From the reviews:
"Aquilar and Galluccio present a broad range of theoretical perspectives related to the negotiators and the collaborative process … . The intended audience is laypeople interested in exploring psychological and political topics related to negotiation in a culturally rich environment. … It is also intended for those in the fields of psychology, international relations, and professional negotiations … . Psychological Processes in International Negotiations is timely, as today we are all more fully aware of the global society within which we live." (Scott W. Brown, PsycCRITIQUES, Vol. 53 (24), 2008)
From the Back Cover
Global interests are at stake at the treaty table. But personalities on either side can create difficulties apart from the issues. A skilled negotiator needs to be able to defuse the tensions and misperceptions that can derail progress. But there are few resources that offer a combination of psychological knowledge with the skills of persuasion.
Now, a unique collaboration between experts in cognitive psychotherapy and political science, Psychological Processes in International Negotiations provides such a resource. Drawing on a wide range of theory and data, from neuroscientific findings and historical events to Albert Ellis’ rational-emotive model of behavior to attachment and meta-cognitive functions, the book explains how the negotiation process works, under both adverse and optimum conditions. The authors identify psychological elements (in participants and in negotiators themselves) that have the greatest effect on negotiation outcomes, including group identity and groupthink, egocentrism, emotional awareness and competence, and the various interpersonal and communication skills, as well as steps readers can take to improve their performance. With this book, negotiators have the tools to come to clear judgments and creative, non-aggressive solutions.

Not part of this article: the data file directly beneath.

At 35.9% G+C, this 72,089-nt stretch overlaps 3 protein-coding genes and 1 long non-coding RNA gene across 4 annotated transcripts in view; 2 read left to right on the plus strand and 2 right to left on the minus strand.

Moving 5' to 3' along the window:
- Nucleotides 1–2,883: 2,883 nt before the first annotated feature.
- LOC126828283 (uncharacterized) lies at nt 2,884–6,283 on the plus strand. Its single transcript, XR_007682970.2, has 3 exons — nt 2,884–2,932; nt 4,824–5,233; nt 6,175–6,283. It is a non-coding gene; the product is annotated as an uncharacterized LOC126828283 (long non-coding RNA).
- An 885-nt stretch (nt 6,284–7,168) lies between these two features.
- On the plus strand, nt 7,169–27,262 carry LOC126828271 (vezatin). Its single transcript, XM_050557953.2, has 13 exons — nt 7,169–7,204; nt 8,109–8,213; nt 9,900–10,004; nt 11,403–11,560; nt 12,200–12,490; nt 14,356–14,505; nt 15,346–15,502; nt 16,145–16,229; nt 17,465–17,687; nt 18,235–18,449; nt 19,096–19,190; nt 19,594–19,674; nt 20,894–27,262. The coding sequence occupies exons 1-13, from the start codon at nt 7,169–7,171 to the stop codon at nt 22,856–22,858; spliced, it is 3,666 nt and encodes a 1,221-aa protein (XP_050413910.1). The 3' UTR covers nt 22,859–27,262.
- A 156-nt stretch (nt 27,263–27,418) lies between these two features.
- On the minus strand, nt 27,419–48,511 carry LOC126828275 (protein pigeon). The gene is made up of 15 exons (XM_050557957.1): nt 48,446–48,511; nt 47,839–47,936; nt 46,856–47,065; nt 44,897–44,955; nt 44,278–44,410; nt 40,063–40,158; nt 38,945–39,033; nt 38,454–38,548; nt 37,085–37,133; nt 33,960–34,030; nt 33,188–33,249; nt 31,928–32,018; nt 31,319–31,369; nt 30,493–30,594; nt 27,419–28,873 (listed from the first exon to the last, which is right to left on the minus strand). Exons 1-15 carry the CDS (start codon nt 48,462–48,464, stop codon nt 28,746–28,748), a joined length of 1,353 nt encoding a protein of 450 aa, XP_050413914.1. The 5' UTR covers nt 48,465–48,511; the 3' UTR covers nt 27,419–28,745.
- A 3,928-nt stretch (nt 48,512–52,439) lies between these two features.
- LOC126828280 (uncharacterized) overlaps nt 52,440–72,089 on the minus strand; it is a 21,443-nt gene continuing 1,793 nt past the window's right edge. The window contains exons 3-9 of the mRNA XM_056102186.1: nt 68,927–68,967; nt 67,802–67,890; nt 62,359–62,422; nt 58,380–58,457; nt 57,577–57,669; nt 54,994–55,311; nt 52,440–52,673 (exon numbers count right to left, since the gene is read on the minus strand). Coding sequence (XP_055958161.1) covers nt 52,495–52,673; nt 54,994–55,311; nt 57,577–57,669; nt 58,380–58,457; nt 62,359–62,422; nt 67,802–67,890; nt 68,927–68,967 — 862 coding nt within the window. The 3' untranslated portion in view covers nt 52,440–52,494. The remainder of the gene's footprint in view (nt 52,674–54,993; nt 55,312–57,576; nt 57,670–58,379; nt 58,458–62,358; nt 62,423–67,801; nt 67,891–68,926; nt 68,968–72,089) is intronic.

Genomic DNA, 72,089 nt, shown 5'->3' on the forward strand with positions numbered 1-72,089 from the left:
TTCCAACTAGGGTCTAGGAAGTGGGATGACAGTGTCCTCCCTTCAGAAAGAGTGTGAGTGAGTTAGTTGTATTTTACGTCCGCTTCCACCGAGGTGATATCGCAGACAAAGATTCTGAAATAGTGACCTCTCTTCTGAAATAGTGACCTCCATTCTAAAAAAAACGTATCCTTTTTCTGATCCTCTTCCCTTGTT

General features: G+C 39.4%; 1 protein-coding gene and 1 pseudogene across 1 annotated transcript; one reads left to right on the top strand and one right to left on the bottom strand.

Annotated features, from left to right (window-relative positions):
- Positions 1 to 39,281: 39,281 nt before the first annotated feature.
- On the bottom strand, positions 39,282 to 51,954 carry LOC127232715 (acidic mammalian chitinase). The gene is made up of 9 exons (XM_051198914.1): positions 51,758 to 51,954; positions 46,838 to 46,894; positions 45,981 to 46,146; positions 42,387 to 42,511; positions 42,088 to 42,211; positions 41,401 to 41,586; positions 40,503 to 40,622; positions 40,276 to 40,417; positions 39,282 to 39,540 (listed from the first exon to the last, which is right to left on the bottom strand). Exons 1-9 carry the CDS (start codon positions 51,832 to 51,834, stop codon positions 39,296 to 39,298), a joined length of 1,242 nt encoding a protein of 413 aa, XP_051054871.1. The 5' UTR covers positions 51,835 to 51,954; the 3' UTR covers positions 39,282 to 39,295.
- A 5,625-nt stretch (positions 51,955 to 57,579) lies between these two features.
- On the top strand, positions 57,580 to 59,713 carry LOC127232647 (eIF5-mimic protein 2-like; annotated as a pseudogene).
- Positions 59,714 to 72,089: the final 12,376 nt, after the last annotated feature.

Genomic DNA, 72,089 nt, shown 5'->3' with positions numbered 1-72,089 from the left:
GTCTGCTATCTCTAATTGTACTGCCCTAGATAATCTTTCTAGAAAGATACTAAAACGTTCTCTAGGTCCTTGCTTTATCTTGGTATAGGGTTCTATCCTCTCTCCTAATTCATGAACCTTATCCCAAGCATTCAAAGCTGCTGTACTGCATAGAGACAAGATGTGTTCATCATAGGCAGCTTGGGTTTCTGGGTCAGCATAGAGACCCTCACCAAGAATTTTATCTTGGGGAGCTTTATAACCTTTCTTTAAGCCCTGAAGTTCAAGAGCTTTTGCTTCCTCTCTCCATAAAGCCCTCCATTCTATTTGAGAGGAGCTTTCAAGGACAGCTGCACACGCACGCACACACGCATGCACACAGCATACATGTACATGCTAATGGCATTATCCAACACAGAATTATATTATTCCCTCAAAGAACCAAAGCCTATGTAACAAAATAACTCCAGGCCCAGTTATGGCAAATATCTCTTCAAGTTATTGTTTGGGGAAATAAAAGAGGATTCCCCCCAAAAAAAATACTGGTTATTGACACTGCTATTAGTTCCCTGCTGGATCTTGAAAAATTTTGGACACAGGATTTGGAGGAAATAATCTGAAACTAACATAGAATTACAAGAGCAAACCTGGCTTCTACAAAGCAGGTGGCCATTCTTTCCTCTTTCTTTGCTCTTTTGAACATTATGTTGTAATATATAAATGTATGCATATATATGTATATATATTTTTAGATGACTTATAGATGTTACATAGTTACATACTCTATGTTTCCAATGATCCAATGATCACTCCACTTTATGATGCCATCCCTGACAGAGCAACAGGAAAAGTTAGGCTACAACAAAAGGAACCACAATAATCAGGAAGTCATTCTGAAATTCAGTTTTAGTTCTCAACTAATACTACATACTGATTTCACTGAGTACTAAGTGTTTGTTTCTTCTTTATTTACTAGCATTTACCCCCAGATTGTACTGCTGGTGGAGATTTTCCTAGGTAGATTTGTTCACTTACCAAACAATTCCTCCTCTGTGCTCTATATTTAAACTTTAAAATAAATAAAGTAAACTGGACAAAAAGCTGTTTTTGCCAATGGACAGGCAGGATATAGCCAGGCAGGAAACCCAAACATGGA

Highlights of the coverage:
- Cognition and emotion in the context of negotiation.
- Characteristics/traits of successful, proactive negotiators.
- Cognitive views of war and international crisis.
- Meta-communications and the working relationship.
- Emotive keys to coping with stalemates.
- Summaries of a 15-session cognitive/emotional training program for negotiators, and the proposed European Cognitive School of International Negotiation.
- "Practical guide" sections linking theoretical and practical material.
This synthesis of scientific insights and real-world applications makes Psychological Processes in International Negotiations necessary reading for negotiators, mediators, and conflict managers, psychologists, and psychotherapists, as well as for students and researchers in this field. The authors’ premise is clear: peace and stability create winners on all sides.